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Visual objects in context

Key Points

  • Visual objects in the real world are seen in contextual scenes. These contexts are usually coherent in terms of their physical and semantic content, and they usually occur in typical configurations. Objects can be used to make predictions about probable contexts and about other objects that might be found in the same scene, and contexts can be used to inform the identification of individual objects. A full understanding of object recognition must include a consideration of contextual and associative influences.

  • 'Context frames' might be used as structures of prototypical contexts that represent information about the identity of, and relationships between, objects that are likely to be present in each context (for example, a prototypical bathroom would contain a sink and a mirror, with the mirror typically set above the sink).

  • These context frames can be viewed as sets of expectations that are derived from exposure to real-world scenes. During recognition, a single object can activate appropriate context frames, and context frames can activate representations of expected objects. Scenes and individual objects can facilitate identification of each other and of other objects that are expected to occur in the same context.

  • To be useful for facilitating object recognition, the gist of a scene must be extracted and rapidly processed. This rapid extraction might rely on global cues conveyed by low spatial frequencies in an image, with higher spatial frequencies providing details gradually and slowly.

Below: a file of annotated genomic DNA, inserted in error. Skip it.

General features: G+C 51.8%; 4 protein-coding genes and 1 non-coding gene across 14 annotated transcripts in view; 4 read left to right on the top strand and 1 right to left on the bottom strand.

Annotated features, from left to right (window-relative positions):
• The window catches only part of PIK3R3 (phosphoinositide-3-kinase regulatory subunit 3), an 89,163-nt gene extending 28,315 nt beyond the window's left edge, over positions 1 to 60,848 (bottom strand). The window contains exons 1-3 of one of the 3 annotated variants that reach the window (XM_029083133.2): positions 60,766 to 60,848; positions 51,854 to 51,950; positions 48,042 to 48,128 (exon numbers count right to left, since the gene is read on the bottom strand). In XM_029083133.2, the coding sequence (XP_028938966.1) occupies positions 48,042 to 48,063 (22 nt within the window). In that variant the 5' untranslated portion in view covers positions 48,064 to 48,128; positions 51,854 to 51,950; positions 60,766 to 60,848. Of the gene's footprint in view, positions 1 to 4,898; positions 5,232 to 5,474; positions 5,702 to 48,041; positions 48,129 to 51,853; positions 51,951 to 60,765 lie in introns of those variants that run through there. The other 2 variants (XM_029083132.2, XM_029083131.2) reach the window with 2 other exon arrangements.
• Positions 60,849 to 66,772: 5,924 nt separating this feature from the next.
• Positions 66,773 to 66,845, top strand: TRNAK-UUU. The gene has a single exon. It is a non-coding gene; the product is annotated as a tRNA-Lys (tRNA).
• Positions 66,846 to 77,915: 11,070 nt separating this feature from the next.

• Structures within the medial temporal lobe are thought to be important for associative processing. The prefrontal and retrosplenial cortex also seem to be important for processing contextual information. I propose that the parahippocampal cortex serves as a switchboard-like multiplexer that connects the representations of individual objects in the inferior temporal cortex, according to typical associations represented in context frames.

  • In the proposed model, a blurred, low-frequency representation of a scene is projected rapidly from the visual cortex to the parahippocampal areas, and a context frame is activated on the basis of an experience-based guess. This context frame activates associated representations of objects in the inferior temporal cortex. Simultaneously, the low-frequency image of a fixated object in the scene is also projected rapidly to the prefrontal cortex, which sensitizes the representations of objects that resemble the fixated object. In the inferior temporal cortex, these two sets of objects intersect and the object can be identified.